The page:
Every state has child support guidelines. There are two common types: “income share” and “percentage of income.”
Income share states (like Kansas and Missouri) determine child support using a number of factors, but the primary factors are the number of children in the family and the total income of the parents. The child support amount is determined from standard tables (which vary from state to state), and then divided between the parents in proportion to their incomes. Generally, if Mom is the custodial parent and has 42 percent of the income, she will bear 42 percent of the child support amount by paying 100 percent of the cost of providing a home for the children, paying for their education, activities, food, clothing, etc.; Dad will meet his child support obligation by reimbursing Mom for 58 percent of the child support amount to help her meet the expenses of the children.
States that use a percentage of income to set child support (such as Texas and Nebraska) set the support at a percentage of the non-residential parents’ income. For example, if Mom is the custodial parent, she might receive 20 percent of Dad’s income for 1 child, 25 percent for two children, 30 percent for three children, 35 percent for four, and so forth, up to a maximum of (usually) six children.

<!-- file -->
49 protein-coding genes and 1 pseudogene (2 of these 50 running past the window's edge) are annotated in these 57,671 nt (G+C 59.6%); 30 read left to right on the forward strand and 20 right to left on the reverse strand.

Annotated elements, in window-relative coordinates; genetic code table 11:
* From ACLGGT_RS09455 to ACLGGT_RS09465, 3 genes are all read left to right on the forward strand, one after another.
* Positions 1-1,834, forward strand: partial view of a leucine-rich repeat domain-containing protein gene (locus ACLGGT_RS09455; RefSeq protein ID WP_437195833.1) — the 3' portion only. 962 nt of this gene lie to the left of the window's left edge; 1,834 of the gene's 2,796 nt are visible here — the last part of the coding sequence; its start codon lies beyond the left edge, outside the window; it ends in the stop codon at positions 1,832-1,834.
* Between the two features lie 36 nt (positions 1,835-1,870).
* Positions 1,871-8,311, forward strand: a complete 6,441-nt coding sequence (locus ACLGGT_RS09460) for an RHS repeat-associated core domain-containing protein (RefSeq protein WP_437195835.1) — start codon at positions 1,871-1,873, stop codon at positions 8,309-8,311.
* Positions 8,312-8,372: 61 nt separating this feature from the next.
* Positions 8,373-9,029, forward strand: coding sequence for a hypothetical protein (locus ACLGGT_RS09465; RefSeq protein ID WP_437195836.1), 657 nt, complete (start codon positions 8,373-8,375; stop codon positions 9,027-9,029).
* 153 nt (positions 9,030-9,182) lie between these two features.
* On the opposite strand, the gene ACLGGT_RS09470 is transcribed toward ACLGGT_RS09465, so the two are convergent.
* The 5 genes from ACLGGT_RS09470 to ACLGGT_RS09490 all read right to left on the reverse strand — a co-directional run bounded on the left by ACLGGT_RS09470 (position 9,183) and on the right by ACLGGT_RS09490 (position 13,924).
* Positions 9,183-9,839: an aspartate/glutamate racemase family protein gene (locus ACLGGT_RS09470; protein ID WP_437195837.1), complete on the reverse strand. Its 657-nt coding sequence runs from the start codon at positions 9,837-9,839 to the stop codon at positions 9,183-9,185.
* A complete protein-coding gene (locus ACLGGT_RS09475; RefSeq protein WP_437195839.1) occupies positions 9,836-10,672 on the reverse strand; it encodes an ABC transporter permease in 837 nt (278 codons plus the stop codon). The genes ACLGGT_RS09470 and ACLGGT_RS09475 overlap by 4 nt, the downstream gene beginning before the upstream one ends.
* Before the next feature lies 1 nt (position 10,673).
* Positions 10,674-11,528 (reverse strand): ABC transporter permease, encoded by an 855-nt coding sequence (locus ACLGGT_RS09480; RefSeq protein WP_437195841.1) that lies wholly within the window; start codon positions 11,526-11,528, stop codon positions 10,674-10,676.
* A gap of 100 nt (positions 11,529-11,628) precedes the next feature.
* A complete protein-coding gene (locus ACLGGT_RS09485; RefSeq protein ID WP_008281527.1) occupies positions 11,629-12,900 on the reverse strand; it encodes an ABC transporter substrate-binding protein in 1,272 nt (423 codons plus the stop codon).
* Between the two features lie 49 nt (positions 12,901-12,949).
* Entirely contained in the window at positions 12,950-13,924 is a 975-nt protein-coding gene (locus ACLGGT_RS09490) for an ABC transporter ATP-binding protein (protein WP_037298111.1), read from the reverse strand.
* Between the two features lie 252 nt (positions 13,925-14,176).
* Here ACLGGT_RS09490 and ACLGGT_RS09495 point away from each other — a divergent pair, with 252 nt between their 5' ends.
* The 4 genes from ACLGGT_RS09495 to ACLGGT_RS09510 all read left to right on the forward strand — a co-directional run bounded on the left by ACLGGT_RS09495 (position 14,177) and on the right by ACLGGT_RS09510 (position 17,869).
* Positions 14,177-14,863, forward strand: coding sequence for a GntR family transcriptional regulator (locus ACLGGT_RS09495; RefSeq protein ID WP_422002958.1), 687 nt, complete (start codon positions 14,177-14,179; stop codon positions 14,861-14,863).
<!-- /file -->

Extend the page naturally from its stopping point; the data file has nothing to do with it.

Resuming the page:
While it sounds simple, there are numerous factors that go into deciding child support payments, from the unique needs of the children to the ability of a parent to pay. Fortunately, the Bradley Child Support Tools software makes calculating child support easy and lets you adjust your calculations as circumstances change.
[Note: The statements and information in this blog are necessarily general in nature and are not intended as legal advice. Relying on the information in this blog is not intended to create an attorney/client relationship. You should consult a qualified attorney for specific guidance based on your specific circumstances.]